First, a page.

At long last, it's all over but the shouting. Baseball's Hall of Fame debate can shut down for another year with Wednesday afternoon's announcement of the results netting three new inductees to the Hall. A year after the voting members of the BBWAA pitched a fit and a shutout by electing no one, they have chosen the pair of great Braves pitchers, Greg Maddux and Tom Glavine, as well as long-time White Sox slugger Frank Thomas.
3,000 hit club member Craig Biggio came up agonizingly short, receiving 74.8% of the vote on ballots returned. With the number of ballots returned, that is estimated to represent a margin of exactly one vote short.
A player needs to be named on at least 75% of the ballots to be inducted to the Hall of Fame. At the lower end, a player needs to be named on at least 5% to continue on to the ballot the next year. A player can remain on the ballot for up to fifteen years. This was the 15th and last year for the divisive candidacy of starting pitcher Jack Morris, whose support has been growing in recent years, but not quite enough. He received 61.5% of the vote on his final year of eligibility for election by the writers.
Of interest to Orioles fans, Mike Mussina was named on only 20.3% of ballots, a lamentable percentage for a pitcher whose credentials are excellent in every way other than the easy and convenient narratives that some writers love to emphasize. Whether he was harmed by the ten-person limit on ballots and being seen as the 11th- or 12th- most worthy (but still worthy, just not this year) or by significant numbers of writers not even acknowledging that his accomplishments indicate greatness is not clear. 116 voters still found him worthy, but many more did not.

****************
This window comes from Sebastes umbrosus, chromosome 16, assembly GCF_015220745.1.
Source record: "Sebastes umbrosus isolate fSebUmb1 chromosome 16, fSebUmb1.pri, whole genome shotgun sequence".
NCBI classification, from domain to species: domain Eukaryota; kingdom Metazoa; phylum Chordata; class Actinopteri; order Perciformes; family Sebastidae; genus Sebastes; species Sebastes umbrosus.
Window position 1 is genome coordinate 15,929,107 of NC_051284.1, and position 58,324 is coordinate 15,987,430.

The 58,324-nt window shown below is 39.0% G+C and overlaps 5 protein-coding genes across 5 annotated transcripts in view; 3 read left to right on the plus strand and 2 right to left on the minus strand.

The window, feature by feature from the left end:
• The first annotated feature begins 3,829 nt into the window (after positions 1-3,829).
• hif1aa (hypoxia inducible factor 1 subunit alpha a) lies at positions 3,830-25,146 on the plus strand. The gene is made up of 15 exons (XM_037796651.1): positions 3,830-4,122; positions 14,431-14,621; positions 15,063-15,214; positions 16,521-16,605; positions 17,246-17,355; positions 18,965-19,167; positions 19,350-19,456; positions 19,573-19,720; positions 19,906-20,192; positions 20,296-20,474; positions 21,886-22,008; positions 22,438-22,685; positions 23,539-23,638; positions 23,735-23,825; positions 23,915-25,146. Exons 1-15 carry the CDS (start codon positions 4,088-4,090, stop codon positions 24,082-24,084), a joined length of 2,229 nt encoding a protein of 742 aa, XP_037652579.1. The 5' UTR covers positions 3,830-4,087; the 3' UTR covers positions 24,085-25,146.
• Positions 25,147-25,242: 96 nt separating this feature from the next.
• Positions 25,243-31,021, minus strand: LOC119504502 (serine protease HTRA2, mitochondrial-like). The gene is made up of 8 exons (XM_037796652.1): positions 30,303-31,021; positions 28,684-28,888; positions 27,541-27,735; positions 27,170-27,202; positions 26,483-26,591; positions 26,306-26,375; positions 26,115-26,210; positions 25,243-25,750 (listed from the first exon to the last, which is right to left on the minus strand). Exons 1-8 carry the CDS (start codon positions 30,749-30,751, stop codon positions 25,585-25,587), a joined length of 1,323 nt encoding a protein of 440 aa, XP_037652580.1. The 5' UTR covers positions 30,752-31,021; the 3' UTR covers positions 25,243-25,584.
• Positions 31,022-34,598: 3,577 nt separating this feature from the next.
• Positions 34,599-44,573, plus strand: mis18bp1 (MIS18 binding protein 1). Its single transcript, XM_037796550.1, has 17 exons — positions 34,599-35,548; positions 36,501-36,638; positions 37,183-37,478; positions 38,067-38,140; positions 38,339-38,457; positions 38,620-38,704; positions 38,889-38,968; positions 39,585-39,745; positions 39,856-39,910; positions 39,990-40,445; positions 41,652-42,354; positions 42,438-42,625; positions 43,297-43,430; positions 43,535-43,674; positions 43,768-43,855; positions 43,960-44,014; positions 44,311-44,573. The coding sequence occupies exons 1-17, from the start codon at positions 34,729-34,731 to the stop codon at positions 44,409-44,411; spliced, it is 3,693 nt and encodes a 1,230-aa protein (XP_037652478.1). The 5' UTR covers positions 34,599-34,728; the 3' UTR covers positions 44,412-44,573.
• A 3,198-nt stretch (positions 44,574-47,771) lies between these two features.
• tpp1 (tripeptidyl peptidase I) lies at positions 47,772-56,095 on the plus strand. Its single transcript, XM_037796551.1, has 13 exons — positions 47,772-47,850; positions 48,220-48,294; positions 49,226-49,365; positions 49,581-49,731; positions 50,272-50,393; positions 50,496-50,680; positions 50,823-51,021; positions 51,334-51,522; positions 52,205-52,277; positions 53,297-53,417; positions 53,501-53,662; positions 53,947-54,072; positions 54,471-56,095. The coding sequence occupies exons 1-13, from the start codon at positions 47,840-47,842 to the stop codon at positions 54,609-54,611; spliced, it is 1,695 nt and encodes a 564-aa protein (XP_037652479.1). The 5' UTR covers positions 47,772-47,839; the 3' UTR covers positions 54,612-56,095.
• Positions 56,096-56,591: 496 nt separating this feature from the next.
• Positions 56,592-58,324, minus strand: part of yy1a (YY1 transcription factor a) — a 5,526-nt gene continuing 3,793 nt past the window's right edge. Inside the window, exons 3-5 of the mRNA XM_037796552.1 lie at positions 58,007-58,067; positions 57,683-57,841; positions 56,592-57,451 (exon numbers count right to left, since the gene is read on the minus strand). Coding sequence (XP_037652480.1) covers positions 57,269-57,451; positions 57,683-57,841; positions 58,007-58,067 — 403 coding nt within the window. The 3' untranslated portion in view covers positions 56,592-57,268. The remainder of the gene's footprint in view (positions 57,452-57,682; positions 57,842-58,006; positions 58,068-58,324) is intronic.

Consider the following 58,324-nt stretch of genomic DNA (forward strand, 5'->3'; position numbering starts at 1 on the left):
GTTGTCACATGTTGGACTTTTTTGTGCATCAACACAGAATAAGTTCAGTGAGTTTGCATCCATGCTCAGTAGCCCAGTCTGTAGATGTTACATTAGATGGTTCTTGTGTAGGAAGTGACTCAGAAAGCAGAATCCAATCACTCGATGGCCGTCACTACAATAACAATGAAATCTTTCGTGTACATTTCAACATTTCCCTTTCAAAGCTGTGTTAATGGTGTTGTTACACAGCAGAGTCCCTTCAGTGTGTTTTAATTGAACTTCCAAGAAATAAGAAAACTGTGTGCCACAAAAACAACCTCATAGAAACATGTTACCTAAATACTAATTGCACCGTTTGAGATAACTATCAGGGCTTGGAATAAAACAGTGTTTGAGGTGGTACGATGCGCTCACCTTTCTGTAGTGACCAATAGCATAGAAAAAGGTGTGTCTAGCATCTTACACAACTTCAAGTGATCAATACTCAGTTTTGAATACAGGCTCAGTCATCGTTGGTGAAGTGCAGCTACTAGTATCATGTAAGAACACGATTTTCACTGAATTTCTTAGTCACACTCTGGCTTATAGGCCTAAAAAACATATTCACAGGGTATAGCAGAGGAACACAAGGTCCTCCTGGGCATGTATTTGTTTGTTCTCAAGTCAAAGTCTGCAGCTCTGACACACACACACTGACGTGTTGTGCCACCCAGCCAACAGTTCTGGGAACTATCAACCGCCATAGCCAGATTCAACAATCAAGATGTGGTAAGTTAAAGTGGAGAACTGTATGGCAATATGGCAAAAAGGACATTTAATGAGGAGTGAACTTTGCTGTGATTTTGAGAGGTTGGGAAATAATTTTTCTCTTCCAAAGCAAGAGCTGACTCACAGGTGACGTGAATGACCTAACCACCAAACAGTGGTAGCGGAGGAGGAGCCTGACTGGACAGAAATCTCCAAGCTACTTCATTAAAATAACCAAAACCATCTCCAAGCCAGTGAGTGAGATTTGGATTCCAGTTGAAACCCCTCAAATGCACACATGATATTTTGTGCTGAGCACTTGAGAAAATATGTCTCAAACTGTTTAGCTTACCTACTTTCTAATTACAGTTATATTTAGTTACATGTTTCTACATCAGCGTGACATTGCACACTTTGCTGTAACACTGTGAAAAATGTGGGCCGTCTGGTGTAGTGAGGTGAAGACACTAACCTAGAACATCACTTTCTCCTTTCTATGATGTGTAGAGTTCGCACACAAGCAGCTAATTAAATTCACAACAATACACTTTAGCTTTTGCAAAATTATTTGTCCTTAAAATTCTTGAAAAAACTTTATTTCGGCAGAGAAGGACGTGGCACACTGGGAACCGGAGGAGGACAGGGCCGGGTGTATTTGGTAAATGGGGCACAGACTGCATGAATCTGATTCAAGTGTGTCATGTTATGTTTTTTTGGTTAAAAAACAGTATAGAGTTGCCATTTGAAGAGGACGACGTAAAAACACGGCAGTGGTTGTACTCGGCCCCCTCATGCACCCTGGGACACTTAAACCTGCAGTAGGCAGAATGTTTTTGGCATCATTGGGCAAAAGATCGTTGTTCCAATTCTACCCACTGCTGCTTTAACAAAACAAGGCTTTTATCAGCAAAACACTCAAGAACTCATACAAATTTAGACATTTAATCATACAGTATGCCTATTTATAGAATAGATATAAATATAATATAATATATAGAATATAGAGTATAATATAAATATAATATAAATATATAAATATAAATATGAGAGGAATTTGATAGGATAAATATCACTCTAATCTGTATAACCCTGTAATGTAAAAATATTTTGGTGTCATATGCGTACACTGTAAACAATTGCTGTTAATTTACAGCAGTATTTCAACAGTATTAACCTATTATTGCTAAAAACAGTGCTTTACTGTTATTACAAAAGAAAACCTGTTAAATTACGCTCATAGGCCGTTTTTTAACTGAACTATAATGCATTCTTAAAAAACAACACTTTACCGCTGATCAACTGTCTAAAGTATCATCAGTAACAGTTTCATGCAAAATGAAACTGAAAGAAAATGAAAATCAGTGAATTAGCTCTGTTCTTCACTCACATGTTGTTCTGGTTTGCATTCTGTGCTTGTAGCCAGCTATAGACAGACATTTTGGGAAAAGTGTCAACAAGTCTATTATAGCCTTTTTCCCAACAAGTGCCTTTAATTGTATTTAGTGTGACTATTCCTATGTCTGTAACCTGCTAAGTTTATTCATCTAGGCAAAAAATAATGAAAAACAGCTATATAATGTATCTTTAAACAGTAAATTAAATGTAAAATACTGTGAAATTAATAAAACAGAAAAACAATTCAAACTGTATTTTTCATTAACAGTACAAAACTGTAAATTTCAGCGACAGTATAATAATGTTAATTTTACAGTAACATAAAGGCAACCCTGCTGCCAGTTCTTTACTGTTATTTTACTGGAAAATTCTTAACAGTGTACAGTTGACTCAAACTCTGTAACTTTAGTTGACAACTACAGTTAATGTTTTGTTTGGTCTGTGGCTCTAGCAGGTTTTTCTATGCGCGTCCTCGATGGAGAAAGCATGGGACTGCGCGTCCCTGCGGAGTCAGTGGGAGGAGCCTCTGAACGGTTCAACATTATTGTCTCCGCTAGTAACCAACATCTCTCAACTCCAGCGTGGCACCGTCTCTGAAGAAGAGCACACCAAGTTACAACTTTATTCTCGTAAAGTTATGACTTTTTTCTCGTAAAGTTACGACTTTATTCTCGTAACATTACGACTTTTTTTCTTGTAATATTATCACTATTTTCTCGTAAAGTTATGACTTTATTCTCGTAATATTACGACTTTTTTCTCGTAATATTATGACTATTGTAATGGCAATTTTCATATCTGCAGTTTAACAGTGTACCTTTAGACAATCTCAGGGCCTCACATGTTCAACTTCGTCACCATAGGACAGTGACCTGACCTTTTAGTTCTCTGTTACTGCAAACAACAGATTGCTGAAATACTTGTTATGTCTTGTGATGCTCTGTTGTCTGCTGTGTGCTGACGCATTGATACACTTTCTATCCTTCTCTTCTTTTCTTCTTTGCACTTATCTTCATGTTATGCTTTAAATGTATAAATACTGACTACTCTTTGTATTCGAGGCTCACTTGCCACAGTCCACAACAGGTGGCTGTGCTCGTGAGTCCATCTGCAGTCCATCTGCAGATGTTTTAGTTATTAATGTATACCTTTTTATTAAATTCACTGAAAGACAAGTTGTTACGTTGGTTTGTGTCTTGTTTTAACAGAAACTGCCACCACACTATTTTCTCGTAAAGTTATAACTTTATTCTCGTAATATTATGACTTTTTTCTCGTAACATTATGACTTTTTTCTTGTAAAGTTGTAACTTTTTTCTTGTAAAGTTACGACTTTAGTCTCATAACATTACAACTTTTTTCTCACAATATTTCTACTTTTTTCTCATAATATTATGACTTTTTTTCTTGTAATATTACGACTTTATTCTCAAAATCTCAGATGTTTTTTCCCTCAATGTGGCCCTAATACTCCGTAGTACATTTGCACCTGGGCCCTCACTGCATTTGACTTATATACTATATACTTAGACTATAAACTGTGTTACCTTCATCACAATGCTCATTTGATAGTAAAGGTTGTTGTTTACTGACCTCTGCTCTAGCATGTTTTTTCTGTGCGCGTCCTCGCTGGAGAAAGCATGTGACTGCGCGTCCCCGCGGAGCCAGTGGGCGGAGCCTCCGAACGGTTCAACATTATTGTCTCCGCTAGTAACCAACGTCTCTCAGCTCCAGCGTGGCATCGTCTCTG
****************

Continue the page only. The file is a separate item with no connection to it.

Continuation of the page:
Still, given that initially, you could be concerned that Mussina would get ignored and not even receive 5%, getting that percentage suggests he has a stronger base of support than we thought, which should bode well for his chances in the long run.
If it's a matter of his star not shining as bright when compared directly to some of the greatest pitchers of all time, he will again encounter difficulty next year, when Randy Johnson and Pedro Martinez enter the ballot, as well as the third of the great Braves trio of the 1990s, John Smoltz.
If it's a matter of being seen as not having "necessary" benchmarks, it's unlikely that he will over the next year get 300 wins or a fresh chance at the 20-win seasons he was denied in 1994 and 1995 due to the baseball strike. He will not get another chance at the 1997 playoffs, where his bullpen hosed him out of a chance to earn the ultimate postseason glory. It's also not likely that the BBWAA will look back and realize they screwed him out of the 2001 Cy Young Award, so they will continue to ding him for never winning that, as well.
Towards the bottom of the ballot, former Oriole Rafael Palmeiro fell off from further consideration after receiving only 4.4% of the vote. As the only player on the ballot to actually be suspended for failing a test, it's no surprise he had the toughest time getting support even though he was across the 3,000 hit and 500 home run marks.
The villain of that 1997 postseason, Armando Benitez, was also on the ballot this year. Benitez received one vote. Everyone reading this post is more qualified to vote for the Baseball Hall of Fame than at least one idiot with a ballot.
Whatever the ultimate outcome of Mussina's time on the ballot, his will be the only chase of interest to Orioles fans in Hall of Fame voting for some time. While at least a couple of probable Hall of Famers like Vladimir Guerrero and Jim Thome have passed through at the end of long careers, there hasn't been a Hall of Fame-caliber Oriole since Mussina left. Odds are against there being one on the team right now, but wouldn't it be nice if there was?
The full results, and selected ballots, can be found on the BBWAA web page. The other players who crossed 50% were Mike Piazza (62.2%) and Jeff Bagwell (54.3%). Curt Schilling out-polled Mussina with 29.2% of the vote, which is actually ridiculous.